Cameron to Warn Gantz over Gaza Aid as UK Patience Runs Thin

David Cameron, the UK foreign secretary, is expected to deliver a stern warning to Benny Gantz, the Israeli defence minister, over the lack of humanitarian aid reaching Gaza, when they meet in London on Wednesday. Cameron said that Israel, as the occupying power, had a duty to supply aid, and that the UK’s patience was running thin.

Gaza, the coastal enclave that is home to about two million Palestinians, has been under a blockade by Israel and Egypt since 2007, when Hamas took control of the territory. The blockade has severely restricted the movement of people and goods, and has led to chronic shortages of food, water, electricity, medicine, and other essentials.

The situation in Gaza has worsened since October 2023, when Israel launched a military operation against Hamas, in response to rocket attacks from the group. The operation, which lasted for 11 days, killed more than 250 Palestinians, including 66 children, and injured more than 1,900 others, according to the UN. It also damaged or destroyed more than 17,000 homes, 58 schools, 15 hospitals, and hundreds of businesses and infrastructure facilities.

The UN has warned that Gaza is facing a humanitarian catastrophe, with more than 75% of the population in need of humanitarian assistance, and more than 100,000 people displaced. The UN has also said that Gaza is at risk of famine and disease, as food insecurity, malnutrition, and COVID-19 cases are rising.

The UK’s position and requests

The UK, which is one of the largest donors to Gaza, has supported Israel’s right to self-defence, but has also called for an immediate and lasting ceasefire, and for the protection of civilians and humanitarian workers. The UK has also urged Israel to facilitate the delivery of humanitarian aid to Gaza, and to lift the restrictions on the movement of people and goods.

Cameron, who became the foreign secretary in September 2023, has been vocal about the need for urgent action to address the humanitarian crisis in Gaza. He has said that the UK is providing £30 million in emergency aid to Gaza, and that he has raised the issue with his Israeli counterpart, Yair Lapid, several times.

However, Cameron has also expressed his frustration with the lack of progress and cooperation from Israel, which he said was failing to meet its obligations under international humanitarian law. He has said that the amount of aid that entered Gaza in February 2024 was half of what entered in January, and that too many items were rejected by Israel as dual-use goods.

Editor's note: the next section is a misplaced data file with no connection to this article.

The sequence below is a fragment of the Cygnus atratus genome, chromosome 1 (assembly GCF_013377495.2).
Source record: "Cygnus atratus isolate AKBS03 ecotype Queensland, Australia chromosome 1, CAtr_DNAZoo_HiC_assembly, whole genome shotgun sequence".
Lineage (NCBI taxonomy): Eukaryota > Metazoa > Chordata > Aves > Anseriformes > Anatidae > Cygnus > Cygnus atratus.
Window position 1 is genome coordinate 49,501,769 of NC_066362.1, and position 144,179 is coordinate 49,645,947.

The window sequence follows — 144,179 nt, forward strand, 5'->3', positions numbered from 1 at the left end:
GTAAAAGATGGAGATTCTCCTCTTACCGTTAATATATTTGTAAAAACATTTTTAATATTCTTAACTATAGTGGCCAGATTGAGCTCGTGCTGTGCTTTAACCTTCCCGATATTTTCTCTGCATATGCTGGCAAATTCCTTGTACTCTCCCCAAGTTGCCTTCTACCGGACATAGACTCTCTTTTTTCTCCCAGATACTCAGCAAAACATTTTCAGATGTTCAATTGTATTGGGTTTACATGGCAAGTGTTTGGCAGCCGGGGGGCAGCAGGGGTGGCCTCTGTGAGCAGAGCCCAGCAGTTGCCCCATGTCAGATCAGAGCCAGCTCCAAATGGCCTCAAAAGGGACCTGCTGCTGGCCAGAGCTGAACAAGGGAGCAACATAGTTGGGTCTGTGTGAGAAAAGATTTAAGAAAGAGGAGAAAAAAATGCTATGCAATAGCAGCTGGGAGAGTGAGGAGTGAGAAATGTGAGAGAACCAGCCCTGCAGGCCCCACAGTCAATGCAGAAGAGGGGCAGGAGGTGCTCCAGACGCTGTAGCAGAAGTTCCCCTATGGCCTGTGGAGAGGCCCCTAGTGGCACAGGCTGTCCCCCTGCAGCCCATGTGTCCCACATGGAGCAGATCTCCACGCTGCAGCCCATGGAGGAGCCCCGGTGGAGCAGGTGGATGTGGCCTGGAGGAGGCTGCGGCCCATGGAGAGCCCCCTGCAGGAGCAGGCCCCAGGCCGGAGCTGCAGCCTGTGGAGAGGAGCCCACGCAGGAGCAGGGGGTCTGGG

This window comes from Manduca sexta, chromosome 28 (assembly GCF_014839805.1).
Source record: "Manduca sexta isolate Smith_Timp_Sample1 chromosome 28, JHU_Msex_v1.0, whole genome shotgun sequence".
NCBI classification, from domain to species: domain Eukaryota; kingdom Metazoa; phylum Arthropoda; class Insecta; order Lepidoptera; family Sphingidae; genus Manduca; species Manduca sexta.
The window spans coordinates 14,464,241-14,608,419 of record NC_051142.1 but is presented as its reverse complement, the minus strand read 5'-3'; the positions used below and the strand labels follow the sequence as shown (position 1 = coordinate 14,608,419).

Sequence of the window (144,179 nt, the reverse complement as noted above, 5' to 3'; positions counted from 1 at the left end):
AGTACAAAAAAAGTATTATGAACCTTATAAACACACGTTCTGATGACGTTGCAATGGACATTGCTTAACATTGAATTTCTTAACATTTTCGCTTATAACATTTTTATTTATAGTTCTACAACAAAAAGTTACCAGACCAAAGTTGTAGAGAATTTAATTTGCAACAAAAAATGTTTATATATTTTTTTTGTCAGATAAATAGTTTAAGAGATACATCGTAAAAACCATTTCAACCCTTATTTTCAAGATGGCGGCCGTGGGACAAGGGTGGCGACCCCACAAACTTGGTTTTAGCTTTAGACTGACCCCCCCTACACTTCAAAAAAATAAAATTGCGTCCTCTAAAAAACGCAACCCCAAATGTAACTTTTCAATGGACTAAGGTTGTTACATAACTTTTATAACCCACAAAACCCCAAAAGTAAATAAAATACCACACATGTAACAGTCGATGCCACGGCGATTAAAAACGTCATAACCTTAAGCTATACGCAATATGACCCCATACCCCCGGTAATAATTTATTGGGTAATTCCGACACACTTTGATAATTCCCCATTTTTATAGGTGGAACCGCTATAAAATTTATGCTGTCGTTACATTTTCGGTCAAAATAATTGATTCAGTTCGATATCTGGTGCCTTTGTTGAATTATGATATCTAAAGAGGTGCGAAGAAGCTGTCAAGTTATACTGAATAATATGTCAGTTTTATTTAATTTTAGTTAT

Cameron has said that he will convey his concerns and warnings to Gantz, who is visiting the UK as part of a European tour, and who is also a member of Israel’s security cabinet. Cameron has said that he will tell Gantz that the UK’s patience is running thin, and that Israel needs to do more to allow aid to reach Gaza.

The Israeli response and perspective

Israel, which considers Hamas a terrorist organization, has said that its military operation in Gaza was necessary and proportionate, and that it did its utmost to avoid civilian casualties. Israel has also said that it is committed to a ceasefire, and that it is willing to cooperate with the international community to facilitate the reconstruction and rehabilitation of Gaza.

However, Israel has also said that it has legitimate security concerns, and that it cannot allow the entry of materials or goods that could be used by Hamas to rebuild its military capabilities or to launch new attacks. Israel has also said that it holds Hamas responsible for the humanitarian situation in Gaza, and that it expects the group to disarm and renounce violence.

Gantz, who is also a former chief of staff of the Israeli army, has said that he will discuss the security and humanitarian issues with Cameron, and that he will seek to strengthen the bilateral relations between Israel and the UK. He has also said that he will present Israel’s position and perspective, and that he will stress the need for a political solution to the Israeli-Palestinian conflict.

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